This blog is part of the event report series on International Open Data Day 2018. On Saturday 3 March, groups from around the world organised over 400 events to celebrate, promote and spread the use of open data. 45 events received additional support through the Open Knowledge International mini-grants scheme, funded by Hivos, SPARC, Mapbox, the Hewlett Foundation and the UK Foreign & Commonwealth Office. The events in this blog were supported through the mini-grants scheme under the Follow the Money theme.
SocialTIC organized Open Data Day (ODD) events in two neighbouring countries: Mexico and Guatemala. Even though they are next to each other, the development of their communities and data practices vary in scale, approaches and challenges. Both countries had a wide mix of community: from civic hackers, to designers, journalists, social scientists and developers they all shared their interest for data as a public good.
In Mexico, the event was dedicated to different activities: from a FollowTheMoney Rally to Anticorruption data expeditions. The workshops focused on learning about the Open Contracting Standard, how to deal with API’s from different civic projects, some cool Data meets Art space and a lighting talks about new projects.
In Guatemala, the community gathered in a three track event. The first was a data expedition wrangled in databases in a wide range of topics: community violence, homicides in the whole country, the historic list of people elected and contracts from Odebrecht corruption scandal. The second was an experimental visualization track that went to the streets to create interactive visualizations with the people that walked by the area. The third Tips & Tricks track was filled with people eager to work on solving problems that you deal with when you are in charge of opening up public interest data.
In these two events we got to know the people behind really cool projects and see how our local communities have changed.
In Mexico we became aware that the strong environment that works in these topics is really diverse. The challenges in these setting involve working as a articulated movement in the middle of really specialized data practices and specific communities in dialogue.
In Guatemala the event was bigger than previous years and the crowd was more diverse in approaches and backgrounds. Some of the community leaders that began working in these topics noted that now the conversation about data use for public good has advanced a lot and that the effects on public and private sectors are evident. Still, their community (and country) is a lot smaller that Mexico’s, so that makes for a really close relationship between the participants.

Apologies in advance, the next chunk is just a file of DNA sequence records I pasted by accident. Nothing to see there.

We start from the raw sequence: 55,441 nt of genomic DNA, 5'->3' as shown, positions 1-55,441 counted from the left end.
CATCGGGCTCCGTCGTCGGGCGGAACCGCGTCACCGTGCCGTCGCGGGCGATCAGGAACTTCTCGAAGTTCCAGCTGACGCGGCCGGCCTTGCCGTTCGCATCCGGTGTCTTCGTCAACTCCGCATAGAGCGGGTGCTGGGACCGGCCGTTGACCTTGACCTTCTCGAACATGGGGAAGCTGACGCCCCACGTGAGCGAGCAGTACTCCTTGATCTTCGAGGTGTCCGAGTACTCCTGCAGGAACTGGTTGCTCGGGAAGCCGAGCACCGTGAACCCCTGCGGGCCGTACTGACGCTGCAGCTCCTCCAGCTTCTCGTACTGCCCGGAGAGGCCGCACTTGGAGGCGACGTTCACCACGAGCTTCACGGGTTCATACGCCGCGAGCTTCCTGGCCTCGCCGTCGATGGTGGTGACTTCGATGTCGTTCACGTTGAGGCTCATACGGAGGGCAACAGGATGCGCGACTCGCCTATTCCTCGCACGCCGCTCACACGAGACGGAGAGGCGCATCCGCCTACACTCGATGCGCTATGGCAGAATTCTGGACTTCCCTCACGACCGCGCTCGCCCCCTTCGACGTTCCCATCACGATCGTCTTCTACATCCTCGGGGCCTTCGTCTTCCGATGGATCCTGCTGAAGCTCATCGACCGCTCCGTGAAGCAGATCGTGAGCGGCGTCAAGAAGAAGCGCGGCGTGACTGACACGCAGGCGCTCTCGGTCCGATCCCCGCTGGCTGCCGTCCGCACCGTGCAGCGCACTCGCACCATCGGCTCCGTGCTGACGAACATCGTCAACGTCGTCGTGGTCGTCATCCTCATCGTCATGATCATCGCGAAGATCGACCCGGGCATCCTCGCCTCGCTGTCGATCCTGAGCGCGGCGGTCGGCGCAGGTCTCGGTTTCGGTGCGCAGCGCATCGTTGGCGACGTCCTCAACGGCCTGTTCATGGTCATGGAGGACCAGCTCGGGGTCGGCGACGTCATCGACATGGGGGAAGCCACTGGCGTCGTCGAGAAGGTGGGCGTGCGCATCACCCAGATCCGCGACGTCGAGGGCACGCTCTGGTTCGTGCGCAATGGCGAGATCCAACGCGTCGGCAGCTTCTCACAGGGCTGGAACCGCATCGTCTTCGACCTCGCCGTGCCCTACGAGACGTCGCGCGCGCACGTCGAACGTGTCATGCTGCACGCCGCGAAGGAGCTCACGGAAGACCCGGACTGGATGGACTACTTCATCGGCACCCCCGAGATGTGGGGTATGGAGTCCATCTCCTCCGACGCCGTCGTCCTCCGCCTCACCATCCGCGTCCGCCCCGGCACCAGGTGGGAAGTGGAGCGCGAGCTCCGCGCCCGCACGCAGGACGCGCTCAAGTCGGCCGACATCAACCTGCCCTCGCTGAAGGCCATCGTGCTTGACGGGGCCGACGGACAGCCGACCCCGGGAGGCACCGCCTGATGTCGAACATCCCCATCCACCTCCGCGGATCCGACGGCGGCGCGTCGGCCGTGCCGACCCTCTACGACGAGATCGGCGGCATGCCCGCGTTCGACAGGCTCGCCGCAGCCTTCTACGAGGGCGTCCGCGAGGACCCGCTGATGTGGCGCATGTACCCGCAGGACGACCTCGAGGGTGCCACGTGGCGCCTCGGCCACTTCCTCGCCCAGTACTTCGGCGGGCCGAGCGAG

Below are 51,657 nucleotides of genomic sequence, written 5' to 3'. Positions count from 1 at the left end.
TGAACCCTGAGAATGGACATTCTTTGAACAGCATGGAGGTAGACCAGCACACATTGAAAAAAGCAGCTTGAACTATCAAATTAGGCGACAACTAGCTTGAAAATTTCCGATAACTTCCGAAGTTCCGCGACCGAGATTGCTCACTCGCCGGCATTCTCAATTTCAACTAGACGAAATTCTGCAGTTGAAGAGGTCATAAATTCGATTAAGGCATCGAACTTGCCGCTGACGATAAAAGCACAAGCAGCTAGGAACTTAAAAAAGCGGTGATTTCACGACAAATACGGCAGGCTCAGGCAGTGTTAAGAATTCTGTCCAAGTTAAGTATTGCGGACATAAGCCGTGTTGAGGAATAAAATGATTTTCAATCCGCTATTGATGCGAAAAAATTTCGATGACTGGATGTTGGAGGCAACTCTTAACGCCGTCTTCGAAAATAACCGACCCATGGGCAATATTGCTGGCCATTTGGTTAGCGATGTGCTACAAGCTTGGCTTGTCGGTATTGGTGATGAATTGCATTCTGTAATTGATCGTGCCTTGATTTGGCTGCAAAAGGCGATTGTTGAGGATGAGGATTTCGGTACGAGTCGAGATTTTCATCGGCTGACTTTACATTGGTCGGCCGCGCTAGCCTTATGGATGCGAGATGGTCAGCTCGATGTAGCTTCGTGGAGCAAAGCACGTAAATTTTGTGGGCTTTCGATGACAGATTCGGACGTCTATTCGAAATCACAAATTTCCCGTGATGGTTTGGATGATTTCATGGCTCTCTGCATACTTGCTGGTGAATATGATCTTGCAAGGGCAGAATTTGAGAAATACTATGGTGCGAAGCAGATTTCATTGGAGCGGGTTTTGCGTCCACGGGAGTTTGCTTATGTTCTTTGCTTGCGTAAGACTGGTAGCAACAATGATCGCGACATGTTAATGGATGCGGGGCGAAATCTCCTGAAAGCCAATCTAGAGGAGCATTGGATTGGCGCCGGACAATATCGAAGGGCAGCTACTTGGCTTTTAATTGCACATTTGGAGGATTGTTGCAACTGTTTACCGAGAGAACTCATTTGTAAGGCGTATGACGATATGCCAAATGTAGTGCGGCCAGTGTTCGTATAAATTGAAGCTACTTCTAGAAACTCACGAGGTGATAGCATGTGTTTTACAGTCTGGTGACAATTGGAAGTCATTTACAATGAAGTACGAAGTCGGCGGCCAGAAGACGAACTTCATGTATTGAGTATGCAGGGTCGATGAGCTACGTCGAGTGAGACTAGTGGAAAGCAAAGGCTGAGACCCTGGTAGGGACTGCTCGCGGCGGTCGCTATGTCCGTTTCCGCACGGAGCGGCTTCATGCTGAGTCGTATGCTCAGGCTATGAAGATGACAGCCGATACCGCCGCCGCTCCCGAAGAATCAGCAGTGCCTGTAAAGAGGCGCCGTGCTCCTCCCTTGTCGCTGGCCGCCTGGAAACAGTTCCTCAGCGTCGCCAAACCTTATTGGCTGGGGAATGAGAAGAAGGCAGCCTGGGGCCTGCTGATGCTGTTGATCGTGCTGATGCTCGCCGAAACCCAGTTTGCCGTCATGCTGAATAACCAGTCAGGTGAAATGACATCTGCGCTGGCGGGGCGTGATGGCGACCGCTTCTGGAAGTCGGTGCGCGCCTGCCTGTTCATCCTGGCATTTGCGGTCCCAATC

Both events had a similar data meetup background that keeps the community alive and the conversation about new projects and challenges ongoing. In Mexico, events like SocialTIC’s #DatosYMezcales is a monthly event that gathers a lot of people interested in seeing the work from others. In Guatemala, the spin-off is called #DatosYTragos. It started two years ago in the same way that a lot of countries have joined to the meetup trend: sharing drinks and hanging in a cool venue to talk about how people are solving social problems using data.
One of the main lesson learned in Mexico was the importance of articulating all the work that is being done for specific causes. In September, Mexico suffered an earthquake and a lot of the civic tech community helped using technology to locate missing individuals, coordinate support and delivery of tools, food and volunteers to damaged areas, fact-checking rumors and missing information about the event and coordinating a team of engineers to evaluate the damages in houses and buildings. It is in these moments of crisis in which the work that the data community has done gets a time to give back to the society and join efforts with authorities and neighbors.
For the Guatemalan team this year was also a success because of the rise of data projects that are more sustainable and that engage more broadly in time and in reach. Instead of just publishing, the rise of follow-up projects has led to a more extense impact and a constant use of data.
Both countries have had to learn to co-create and join forces with the authorities in charge of leading the Country’s supply of information.
In Mexico, the ODD had a Data Expedition organized along the Government agency of Budget Transparency in which teams used the Open Contracting platform from the government and some data form their anticorruption guides to create charts, analysis and other products.
In Guatemala the agency in charge of creating the Open Data Portal presented the prototype of these tool and made a call for the participants to give feedback and reuse the data that they’re going to open in the upcoming months.
The work done by SocialTIC in Mexico as well as supporting a lot of local communities around Latin America like Guatemala, has proven to be a key factor in the coordinated efforts for these regions to be capable of opening up data and to have a community of civic organizations and individuals that reuse and create along these projects. The continuation of key elements like the School Of Data program, the Data and drinks branch of meetups and the workshops and coaching opportunities are a key part of sustaining this momentum.